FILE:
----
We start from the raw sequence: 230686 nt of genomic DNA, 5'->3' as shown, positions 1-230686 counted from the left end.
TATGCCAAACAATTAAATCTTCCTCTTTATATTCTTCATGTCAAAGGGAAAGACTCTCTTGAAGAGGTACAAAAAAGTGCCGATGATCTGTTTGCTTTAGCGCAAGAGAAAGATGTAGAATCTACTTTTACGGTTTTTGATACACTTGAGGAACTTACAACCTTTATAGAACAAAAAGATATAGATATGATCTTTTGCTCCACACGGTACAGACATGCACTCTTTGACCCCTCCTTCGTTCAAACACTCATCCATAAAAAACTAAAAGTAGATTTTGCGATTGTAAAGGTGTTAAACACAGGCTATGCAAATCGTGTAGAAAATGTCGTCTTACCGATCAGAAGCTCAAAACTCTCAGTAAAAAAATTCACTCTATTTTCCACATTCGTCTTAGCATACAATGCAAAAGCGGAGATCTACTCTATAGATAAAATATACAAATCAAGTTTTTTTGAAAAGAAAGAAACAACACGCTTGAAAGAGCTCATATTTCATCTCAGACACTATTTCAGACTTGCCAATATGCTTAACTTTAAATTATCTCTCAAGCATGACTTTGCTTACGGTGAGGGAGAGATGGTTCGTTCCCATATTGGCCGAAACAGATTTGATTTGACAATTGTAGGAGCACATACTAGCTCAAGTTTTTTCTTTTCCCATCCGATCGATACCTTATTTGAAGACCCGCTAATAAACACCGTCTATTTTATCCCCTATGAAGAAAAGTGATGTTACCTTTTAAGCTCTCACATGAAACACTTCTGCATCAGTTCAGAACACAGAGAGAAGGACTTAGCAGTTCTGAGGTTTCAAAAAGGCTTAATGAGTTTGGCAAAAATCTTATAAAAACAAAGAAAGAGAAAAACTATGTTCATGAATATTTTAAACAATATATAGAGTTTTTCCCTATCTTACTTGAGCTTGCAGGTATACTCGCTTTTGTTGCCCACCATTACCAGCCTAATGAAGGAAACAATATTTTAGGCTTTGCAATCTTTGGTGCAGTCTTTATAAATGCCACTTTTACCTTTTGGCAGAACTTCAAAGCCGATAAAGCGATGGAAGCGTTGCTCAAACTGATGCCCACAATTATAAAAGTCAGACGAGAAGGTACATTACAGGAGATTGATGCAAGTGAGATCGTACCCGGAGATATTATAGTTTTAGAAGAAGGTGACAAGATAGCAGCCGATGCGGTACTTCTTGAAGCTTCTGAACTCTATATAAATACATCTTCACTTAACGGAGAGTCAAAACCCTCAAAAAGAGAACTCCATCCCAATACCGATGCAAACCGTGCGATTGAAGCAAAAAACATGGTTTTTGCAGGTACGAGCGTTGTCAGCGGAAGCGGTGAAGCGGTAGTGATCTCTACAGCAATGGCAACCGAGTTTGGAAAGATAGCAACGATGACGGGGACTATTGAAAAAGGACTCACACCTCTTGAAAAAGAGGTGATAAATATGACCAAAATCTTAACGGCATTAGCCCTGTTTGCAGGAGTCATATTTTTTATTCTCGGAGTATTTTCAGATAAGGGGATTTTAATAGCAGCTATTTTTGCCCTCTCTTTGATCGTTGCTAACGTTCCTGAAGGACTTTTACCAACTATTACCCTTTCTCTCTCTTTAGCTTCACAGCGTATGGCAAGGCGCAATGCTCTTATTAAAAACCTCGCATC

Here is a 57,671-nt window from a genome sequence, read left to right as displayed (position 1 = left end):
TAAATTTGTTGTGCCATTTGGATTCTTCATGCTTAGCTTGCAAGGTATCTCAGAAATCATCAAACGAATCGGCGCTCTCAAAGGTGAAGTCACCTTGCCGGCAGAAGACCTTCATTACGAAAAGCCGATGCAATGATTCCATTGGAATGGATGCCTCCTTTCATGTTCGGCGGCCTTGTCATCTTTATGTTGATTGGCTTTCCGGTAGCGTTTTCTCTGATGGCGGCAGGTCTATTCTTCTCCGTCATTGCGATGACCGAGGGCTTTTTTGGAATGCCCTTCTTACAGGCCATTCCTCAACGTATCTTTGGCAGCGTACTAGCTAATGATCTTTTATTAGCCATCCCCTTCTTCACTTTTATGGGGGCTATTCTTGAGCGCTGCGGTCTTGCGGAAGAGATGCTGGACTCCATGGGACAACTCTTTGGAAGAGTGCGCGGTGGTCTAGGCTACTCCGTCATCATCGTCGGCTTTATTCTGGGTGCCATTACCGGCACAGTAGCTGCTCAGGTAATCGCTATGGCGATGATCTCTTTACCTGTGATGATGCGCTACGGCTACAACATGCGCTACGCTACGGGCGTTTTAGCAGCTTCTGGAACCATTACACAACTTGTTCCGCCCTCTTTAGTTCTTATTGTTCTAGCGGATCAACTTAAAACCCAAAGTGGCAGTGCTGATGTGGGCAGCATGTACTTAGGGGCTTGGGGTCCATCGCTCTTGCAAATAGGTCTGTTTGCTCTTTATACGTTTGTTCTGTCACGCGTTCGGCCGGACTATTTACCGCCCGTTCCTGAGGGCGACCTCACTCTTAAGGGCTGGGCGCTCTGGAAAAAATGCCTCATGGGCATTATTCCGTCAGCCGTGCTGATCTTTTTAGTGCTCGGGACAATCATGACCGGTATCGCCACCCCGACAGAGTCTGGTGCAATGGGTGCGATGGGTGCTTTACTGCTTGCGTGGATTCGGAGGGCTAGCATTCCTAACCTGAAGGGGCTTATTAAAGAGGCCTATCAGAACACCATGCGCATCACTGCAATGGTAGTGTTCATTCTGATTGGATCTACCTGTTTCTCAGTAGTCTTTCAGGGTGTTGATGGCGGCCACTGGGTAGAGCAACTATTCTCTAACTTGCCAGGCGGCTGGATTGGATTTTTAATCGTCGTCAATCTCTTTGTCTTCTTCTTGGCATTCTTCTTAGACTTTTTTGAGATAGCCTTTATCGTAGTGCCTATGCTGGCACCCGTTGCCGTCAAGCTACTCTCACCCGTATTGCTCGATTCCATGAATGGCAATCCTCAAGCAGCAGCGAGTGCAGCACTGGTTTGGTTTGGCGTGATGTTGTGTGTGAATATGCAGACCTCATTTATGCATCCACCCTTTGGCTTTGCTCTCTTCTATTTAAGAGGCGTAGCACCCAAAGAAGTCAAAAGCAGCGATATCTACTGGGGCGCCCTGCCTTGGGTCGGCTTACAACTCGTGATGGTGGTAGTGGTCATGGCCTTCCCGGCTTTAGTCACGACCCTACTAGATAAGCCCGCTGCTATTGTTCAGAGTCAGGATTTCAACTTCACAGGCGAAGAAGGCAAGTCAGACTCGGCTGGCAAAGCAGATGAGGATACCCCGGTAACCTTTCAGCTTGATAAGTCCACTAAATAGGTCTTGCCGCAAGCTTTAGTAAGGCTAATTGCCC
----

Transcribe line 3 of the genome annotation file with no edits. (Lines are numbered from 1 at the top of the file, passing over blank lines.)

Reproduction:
Here is a 57,671-nt window from a genome sequence, read left to right as displayed (position 1 = left end):